Project description As ectotherms, invertebrates have limited means of regulating their own body temperature and therefore rely on the environmental temperature. The distribution of terrestrial invertebrates is therefore largely determined by environmental temperatures (Angilleta, 2009). Two traits are likely to be relevant for the spatial and temporal distribution of invertebrates include: the thermal tolerance of a species, i.e., capacity to survive high or low temperatures (Deutsch et al., 2008; Sunday et al., 2011) and the thermal preference, i.e., the capacity to track optimal temperatures through behavioral thermoregulation (Huey et al., 2012; Kearney et al., 2009). Due to climate change, there is an urgent need to evaluate these traits to assess the probability of population survival and persistence under climate change scenarios. In a recent study, we have evaluated the thermal tolerance of a small freeze-tolerant worm, E. albidus, collected from 24 geographically distinct populations. Collected along the thermal gradient, these populations differ in their annual mean temperature, with Artic populations experimenting colder annual mean temperatures than the temperate populations. We have demonstrated that while heat tolerance did not differ between the 24 populations, cold tolerance did vary between these populations, with Arctic populations surviving temperatures being 10 °C lower than those of temperate population (Holmstrup et al., 2022). The aim of this project is therefore to determine the second trait that determine invertebrates’ distribution, i.e., the thermal preference in E. albidus and whether this trait differ along the thermal gradient. To test this hypothesis, the candidate will 1) help our research group in developing the technique for measuring thermal preference in our species, and 2) using the geographically distinct populations collected along the thermal gradient (Arctic and temperate populations), evaluate the thermal preference of E. albidus according to populations origin temperature.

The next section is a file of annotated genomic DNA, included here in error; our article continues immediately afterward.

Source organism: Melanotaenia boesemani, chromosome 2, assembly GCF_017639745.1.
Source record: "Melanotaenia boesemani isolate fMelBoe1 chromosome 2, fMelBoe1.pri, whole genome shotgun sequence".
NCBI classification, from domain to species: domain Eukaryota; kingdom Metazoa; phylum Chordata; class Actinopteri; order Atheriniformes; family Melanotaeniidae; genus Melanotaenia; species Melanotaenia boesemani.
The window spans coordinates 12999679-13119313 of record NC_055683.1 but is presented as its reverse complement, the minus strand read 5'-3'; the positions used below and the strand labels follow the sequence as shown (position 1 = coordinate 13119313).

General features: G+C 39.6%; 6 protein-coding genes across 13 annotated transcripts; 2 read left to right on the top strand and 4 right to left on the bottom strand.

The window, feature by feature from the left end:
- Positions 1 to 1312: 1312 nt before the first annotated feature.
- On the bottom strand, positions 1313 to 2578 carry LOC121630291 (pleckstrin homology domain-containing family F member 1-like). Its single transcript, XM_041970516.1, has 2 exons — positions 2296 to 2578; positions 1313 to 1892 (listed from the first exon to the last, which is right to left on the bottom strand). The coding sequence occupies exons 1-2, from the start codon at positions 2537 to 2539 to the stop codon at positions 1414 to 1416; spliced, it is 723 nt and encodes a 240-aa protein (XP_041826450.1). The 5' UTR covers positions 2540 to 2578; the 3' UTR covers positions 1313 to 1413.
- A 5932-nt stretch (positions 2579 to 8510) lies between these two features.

For further information contact: Supervisor: Jesper Givskov Sørensen, Genetics, Ecology and Evolution: firstname.lastname@example.org, Co-supervisor: Morgane Naomi Touzot, Ecoscience - Terrestrial Ecology: email@example.com
Angilleta, M., 2009. Thermal Adaptation. A Theoretical and Empirical Synthesis., Oxford University Press. ed.
Deutsch, C.A., Tewksbury, J.J., Huey, R.B., Sheldon, K.S., Ghalambor, C.K., Haak, D.C., Martin, P.R., 2008. Impacts of climate warming on terrestrial ectotherms across latitude. Proc. Natl. Acad. Sci. 105, 6668–6672. https://doi.org/10.1073/pnas.0709472105
Holmstrup, M., Sørensen, J.G., Dai, W., Krogh, P.H., Schmelz, R.M., Slotsbo, S., 2022. Analysis of heat and cold tolerance of a freeze-tolerant soil invertebrate distributed from temperate to Arctic regions: evidence of selection for extreme cold tolerance. J. Comp. Physiol. B 192, 435–445.
Huey, R.B., Kearney, M.R., Krockenberger, A., Holtum, J.A.M., Jess, M., Williams, S.E., 2012. Predicting organismal vulnerability to climate warming: roles of behaviour, physiology and adaptation. Philos. Trans. R. Soc. B Biol. Sci. 367, 1665–1679. https://doi.org/10.1098/rstb.2012.0005
Kearney, M., Shine, R., Porter, W.P., 2009. The potential for behavioral thermoregulation to buffer “cold-blooded” animals against climate warming. Proc. Natl. Acad. Sci. 106, 3835–3840. https://doi.org/10.1073/pnas.0808913106
Sunday, J.M., Bates, A.E., Dulvy, N.K., 2011. Global analysis of thermal tolerance and latitude in ectotherms. Proc. R. Soc. B Biol. Sci. 278, 1823–1830. https://doi.org/10.1098/rspb.2010.1295